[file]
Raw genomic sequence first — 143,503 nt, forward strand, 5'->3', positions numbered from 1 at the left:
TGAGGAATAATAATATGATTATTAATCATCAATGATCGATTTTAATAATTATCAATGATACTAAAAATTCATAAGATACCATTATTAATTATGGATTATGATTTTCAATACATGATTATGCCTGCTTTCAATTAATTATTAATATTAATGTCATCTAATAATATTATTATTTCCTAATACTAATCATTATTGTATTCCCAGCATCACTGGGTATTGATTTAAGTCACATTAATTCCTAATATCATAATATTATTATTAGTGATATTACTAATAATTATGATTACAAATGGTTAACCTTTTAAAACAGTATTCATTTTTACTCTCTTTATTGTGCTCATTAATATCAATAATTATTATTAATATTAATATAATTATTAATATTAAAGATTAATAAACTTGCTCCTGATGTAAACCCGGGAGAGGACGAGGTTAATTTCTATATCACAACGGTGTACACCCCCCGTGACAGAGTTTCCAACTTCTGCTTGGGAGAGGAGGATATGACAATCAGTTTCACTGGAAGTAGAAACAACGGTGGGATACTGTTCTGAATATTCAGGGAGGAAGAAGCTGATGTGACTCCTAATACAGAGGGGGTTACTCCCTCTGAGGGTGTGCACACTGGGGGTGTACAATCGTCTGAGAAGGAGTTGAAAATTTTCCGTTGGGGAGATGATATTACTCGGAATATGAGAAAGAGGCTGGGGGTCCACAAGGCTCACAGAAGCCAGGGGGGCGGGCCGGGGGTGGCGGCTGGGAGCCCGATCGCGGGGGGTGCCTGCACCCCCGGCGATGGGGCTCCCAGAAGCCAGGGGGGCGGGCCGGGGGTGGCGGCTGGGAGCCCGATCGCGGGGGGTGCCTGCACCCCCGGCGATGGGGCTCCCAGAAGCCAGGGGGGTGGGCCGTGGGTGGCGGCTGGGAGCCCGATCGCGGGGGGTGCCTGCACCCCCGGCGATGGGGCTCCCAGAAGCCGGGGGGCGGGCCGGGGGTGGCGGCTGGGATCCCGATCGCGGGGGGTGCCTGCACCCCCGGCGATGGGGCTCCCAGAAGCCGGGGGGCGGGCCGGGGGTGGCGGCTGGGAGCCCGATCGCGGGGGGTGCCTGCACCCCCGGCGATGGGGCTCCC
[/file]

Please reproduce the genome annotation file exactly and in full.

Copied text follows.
Raw genomic sequence first — 143,503 nt, forward strand, 5'->3', positions numbered from 1 at the left:
TGAGGAATAATAATATGATTATTAATCATCAATGATCGATTTTAATAATTATCAATGATACTAAAAATTCATAAGATACCATTATTAATTATGGATTATGATTTTCAATACATGATTATGCCTGCTTTCAATTAATTATTAATATTAATGTCATCTAATAATATTATTATTTCCTAATACTAATCATTATTGTATTCCCAGCATCACTGGGTATTGATTTAAGTCACATTAATTCCTAATATCATAATATTATTATTAGTGATATTACTAATAATTATGATTACAAATGGTTAACCTTTTAAAACAGTATTCATTTTTACTCTCTTTATTGTGCTCATTAATATCAATAATTATTATTAATATTAATATAATTATTAATATTAAAGATTAATAAACTTGCTCCTGATGTAAACCCGGGAGAGGACGAGGTTAATTTCTATATCACAACGGTGTACACCCCCCGTGACAGAGTTTCCAACTTCTGCTTGGGAGAGGAGGATATGACAATCAGTTTCACTGGAAGTAGAAACAACGGTGGGATACTGTTCTGAATATTCAGGGAGGAAGAAGCTGATGTGACTCCTAATACAGAGGGGGTTACTCCCTCTGAGGGTGTGCACACTGGGGGTGTACAATCGTCTGAGAAGGAGTTGAAAATTTTCCGTTGGGGAGATGATATTACTCGGAATATGAGAAAGAGGCTGGGGGTCCACAAGGCTCACAGAAGCCAGGGGGGCGGGCCGGGGGTGGCGGCTGGGAGCCCGATCGCGGGGGGTGCCTGCACCCCCGGCGATGGGGCTCCCAGAAGCCAGGGGGGCGGGCCGGGGGTGGCGGCTGGGAGCCCGATCGCGGGGGGTGCCTGCACCCCCGGCGATGGGGCTCCCAGAAGCCAGGGGGGTGGGCCGTGGGTGGCGGCTGGGAGCCCGATCGCGGGGGGTGCCTGCACCCCCGGCGATGGGGCTCCCAGAAGCCGGGGGGCGGGCCGGGGGTGGCGGCTGGGATCCCGATCGCGGGGGGTGCCTGCACCCCCGGCGATGGGGCTCCCAGAAGCCGGGGGGCGGGCCGGGGGTGGCGGCTGGGAGCCCGATCGCGGGGGGTGCCTGCACCCCCGGCGATGGGGCTCCC